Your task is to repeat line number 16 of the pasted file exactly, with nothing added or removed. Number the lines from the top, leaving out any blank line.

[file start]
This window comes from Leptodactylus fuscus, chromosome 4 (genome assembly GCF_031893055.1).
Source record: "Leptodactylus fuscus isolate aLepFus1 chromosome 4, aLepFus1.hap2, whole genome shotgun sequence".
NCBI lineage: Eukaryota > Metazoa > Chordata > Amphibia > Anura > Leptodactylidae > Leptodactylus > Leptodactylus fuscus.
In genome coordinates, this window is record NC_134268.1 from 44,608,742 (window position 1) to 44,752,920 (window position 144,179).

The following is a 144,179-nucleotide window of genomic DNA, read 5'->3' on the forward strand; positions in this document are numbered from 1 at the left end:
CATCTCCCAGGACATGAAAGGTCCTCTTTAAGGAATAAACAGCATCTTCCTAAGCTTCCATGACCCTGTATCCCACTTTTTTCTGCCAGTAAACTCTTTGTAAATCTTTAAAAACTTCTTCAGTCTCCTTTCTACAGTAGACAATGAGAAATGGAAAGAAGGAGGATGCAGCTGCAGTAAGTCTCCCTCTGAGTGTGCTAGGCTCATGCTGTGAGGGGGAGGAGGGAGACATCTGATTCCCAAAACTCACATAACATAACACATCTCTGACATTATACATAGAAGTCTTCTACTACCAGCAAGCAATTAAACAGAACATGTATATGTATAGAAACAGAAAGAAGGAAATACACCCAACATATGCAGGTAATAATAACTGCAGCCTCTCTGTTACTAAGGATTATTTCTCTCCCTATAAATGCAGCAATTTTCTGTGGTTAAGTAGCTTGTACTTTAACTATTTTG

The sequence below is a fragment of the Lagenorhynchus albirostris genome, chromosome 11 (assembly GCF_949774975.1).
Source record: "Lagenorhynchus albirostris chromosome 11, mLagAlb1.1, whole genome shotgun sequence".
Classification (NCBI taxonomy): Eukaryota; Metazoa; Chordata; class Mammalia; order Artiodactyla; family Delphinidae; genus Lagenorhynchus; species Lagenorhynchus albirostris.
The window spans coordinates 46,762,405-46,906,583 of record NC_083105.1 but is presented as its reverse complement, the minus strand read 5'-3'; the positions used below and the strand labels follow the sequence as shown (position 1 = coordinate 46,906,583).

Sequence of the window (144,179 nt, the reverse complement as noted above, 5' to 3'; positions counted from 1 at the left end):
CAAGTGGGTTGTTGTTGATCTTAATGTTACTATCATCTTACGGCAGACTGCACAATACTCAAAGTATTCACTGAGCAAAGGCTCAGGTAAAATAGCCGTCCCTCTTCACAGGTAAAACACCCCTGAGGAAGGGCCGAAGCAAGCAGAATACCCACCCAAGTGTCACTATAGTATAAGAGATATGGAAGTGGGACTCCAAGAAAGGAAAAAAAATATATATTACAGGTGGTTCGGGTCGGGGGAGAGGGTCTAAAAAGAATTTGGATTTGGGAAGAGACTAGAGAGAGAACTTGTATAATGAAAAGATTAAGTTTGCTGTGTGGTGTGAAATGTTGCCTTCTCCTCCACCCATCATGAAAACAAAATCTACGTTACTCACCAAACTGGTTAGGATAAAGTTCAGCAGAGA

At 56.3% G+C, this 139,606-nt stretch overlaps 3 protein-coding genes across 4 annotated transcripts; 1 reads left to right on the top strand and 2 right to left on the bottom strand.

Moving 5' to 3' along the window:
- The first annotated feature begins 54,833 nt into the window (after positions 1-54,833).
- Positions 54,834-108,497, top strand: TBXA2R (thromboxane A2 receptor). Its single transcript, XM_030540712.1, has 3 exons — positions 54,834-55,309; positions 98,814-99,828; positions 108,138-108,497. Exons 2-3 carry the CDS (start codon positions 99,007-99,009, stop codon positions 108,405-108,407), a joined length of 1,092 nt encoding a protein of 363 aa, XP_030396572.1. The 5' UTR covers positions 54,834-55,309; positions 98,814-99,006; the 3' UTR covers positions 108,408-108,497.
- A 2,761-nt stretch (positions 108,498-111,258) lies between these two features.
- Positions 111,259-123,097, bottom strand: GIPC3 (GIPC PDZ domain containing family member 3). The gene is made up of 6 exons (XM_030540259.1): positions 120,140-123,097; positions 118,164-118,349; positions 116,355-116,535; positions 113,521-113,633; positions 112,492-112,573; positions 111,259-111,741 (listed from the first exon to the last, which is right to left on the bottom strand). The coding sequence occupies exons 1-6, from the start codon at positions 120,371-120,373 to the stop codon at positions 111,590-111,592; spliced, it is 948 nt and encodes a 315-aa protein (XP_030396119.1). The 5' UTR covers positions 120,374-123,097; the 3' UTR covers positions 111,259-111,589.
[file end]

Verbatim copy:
- Positions 54,834-108,497, top strand: TBXA2R (thromboxane A2 receptor). Its single transcript, XM_030540712.1, has 3 exons — positions 54,834-55,309; positions 98,814-99,828; positions 108,138-108,497. Exons 2-3 carry the CDS (start codon positions 99,007-99,009, stop codon positions 108,405-108,407), a joined length of 1,092 nt encoding a protein of 363 aa, XP_030396572.1. The 5' UTR covers positions 54,834-55,309; positions 98,814-99,006; the 3' UTR covers positions 108,408-108,497.